Habitat 67, an iconic architectural landmark not only in North America but also across the world, marked a beginning. The beginning of an organic, dynamic and democratic residential space, where every citizen has its own unique light and space.
This beautifully designed and executed masterpiece catapulted the carriers of Moshe Safdie and his team, and inspires architecture ever since. This influence can be found in Ricardo Boffil’s kafka castle (1968), Kisho Kurokawa’s Nkagin Capsule Tower (1972) and even recently in BIG’s mountain Dwelling (2008).
Our project consisted of refurbishing a Habitat 67 unit that was remodeled many times in the past, adding layers of opacity to the original design. As a result, our primary challenge was to renew with its past design philosophy.
Functional but minimal design of open space was hence chosen as a medium to obtain this concept. This was obtained by removing all interior walls to optimize light management and by adding transparency and reflection of glass to the exposed original cement walls.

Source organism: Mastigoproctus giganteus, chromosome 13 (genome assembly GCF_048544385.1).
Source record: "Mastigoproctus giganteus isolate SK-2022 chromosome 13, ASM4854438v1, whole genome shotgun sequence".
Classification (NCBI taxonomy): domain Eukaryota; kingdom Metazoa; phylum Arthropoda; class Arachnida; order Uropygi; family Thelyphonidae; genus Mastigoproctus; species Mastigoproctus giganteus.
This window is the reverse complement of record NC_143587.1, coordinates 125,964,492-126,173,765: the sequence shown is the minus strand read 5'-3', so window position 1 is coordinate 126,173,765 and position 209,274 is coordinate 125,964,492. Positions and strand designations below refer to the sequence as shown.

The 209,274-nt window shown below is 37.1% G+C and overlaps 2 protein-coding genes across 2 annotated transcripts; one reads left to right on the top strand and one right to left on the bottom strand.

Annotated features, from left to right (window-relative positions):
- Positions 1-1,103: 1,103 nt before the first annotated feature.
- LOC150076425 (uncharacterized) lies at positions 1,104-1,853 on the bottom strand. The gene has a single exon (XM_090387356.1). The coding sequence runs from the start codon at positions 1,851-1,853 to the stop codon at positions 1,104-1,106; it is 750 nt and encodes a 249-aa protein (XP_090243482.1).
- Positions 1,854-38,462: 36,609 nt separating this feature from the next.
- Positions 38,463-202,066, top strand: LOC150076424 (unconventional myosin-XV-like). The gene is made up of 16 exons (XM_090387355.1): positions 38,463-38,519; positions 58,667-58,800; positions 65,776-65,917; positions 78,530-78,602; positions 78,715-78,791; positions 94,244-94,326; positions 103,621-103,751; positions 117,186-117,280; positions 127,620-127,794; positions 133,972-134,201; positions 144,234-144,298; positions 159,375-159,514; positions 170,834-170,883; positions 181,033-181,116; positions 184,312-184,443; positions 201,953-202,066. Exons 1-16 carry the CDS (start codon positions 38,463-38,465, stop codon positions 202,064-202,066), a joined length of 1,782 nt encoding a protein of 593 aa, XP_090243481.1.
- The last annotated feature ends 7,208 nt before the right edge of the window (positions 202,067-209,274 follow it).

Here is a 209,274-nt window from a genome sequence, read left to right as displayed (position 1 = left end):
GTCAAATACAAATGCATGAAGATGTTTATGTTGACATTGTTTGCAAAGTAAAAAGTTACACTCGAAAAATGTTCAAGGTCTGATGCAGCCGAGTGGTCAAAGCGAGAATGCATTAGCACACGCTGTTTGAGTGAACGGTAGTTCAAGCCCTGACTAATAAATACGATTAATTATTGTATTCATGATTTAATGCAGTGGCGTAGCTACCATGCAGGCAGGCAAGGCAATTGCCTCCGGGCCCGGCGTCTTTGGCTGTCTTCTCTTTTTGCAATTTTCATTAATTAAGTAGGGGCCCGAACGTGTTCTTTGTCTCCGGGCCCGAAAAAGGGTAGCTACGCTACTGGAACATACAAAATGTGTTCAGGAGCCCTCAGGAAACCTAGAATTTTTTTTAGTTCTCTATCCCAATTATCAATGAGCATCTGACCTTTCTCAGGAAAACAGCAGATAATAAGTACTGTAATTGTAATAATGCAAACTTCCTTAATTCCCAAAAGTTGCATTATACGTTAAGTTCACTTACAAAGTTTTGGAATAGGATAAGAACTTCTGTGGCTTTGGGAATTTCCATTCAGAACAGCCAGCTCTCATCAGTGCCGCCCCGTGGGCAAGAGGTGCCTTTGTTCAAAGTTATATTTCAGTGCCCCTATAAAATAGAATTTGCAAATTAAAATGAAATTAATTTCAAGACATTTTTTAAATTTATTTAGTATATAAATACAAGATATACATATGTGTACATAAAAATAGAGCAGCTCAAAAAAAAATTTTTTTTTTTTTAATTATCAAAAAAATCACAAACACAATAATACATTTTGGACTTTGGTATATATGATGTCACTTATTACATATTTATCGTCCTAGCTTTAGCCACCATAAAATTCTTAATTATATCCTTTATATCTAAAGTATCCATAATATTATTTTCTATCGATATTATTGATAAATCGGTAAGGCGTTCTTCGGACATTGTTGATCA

A modern touch of moving cubes were introduced in the interior design of the apartment, recalling the fact that these hanging boxes attain equilibrium, in the background of moving water. A conversation between inside and out was consequently restored, in this modern times version of hanging gardens.
Integrating the qualities of a suburban home into an urban high-rise, through a medium of prefabricated forms was a revolutionary concept that rethought the apartment-building design in 1967; and we revived this concept, in a weightless and panoramic environment of hanging concrete, in 2015.